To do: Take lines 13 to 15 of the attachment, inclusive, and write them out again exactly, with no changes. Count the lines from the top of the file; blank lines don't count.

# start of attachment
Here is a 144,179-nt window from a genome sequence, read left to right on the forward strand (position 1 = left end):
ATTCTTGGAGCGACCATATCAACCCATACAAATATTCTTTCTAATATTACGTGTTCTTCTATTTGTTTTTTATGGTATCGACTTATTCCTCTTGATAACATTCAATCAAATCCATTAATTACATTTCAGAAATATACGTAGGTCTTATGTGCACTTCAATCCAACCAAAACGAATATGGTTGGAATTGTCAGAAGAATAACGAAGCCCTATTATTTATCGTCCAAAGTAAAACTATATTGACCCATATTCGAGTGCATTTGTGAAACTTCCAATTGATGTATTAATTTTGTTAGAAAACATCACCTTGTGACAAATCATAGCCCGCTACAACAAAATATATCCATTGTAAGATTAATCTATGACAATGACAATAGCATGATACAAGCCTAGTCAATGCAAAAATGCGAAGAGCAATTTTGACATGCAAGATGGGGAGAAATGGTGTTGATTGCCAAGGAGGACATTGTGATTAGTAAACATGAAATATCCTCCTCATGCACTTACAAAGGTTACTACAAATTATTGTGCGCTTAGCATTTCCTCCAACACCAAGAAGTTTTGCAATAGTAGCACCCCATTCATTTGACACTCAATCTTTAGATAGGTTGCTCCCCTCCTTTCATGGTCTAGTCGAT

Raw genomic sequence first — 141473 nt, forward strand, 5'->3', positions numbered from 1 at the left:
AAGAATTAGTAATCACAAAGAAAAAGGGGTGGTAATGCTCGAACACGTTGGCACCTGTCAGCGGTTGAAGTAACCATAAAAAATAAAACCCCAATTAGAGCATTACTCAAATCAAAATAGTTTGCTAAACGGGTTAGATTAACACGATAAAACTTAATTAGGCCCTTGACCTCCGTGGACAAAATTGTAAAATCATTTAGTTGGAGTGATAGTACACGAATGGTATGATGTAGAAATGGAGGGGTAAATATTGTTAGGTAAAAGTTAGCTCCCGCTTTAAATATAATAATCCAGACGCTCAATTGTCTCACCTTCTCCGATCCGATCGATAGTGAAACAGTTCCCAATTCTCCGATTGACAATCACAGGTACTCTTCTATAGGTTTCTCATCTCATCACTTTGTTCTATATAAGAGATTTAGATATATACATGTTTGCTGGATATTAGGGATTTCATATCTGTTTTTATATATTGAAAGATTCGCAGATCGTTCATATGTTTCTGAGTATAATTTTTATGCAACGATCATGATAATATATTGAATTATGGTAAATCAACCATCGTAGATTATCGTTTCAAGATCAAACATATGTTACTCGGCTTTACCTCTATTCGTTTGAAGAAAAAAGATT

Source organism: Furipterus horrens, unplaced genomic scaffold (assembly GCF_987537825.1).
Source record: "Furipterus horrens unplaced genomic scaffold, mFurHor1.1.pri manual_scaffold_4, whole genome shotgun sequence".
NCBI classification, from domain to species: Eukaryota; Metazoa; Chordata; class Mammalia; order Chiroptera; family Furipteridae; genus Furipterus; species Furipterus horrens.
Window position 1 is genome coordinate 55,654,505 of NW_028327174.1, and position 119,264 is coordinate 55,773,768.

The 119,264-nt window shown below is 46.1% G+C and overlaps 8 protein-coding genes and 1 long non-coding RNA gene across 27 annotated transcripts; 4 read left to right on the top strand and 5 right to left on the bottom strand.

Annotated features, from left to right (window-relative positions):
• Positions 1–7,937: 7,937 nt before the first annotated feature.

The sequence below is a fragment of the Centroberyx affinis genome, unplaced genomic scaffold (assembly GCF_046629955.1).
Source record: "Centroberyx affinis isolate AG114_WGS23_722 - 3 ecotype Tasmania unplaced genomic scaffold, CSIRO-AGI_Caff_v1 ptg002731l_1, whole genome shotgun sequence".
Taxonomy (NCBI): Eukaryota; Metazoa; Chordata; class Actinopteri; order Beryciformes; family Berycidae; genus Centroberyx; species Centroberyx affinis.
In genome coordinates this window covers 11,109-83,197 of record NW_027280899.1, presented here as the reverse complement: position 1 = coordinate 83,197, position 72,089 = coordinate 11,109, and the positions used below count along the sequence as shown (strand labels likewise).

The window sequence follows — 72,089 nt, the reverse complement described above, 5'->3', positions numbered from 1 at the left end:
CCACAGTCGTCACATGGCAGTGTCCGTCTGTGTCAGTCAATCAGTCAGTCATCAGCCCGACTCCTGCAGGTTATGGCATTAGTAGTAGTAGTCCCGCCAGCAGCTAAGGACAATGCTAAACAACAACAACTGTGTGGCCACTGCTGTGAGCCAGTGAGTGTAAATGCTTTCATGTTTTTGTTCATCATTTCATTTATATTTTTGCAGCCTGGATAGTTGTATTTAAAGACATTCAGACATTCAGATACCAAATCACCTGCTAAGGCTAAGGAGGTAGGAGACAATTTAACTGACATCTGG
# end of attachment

Source record: "Centroberyx affinis isolate AG114_WGS23_722 - 3 ecotype Tasmania unplaced genomic scaffold, CSIRO-AGI_Caff_v1 ptg002731l_1, whole genome shotgun sequence".
Taxonomy (NCBI): Eukaryota; Metazoa; Chordata; class Actinopteri; order Beryciformes; family Berycidae; genus Centroberyx; species Centroberyx affinis.
In genome coordinates this window covers 11,109-83,197 of record NW_027280899.1, presented here as the reverse complement: position 1 = coordinate 83,197, position 72,089 = coordinate 11,109, and the positions used below count along the sequence as shown (strand labels likewise).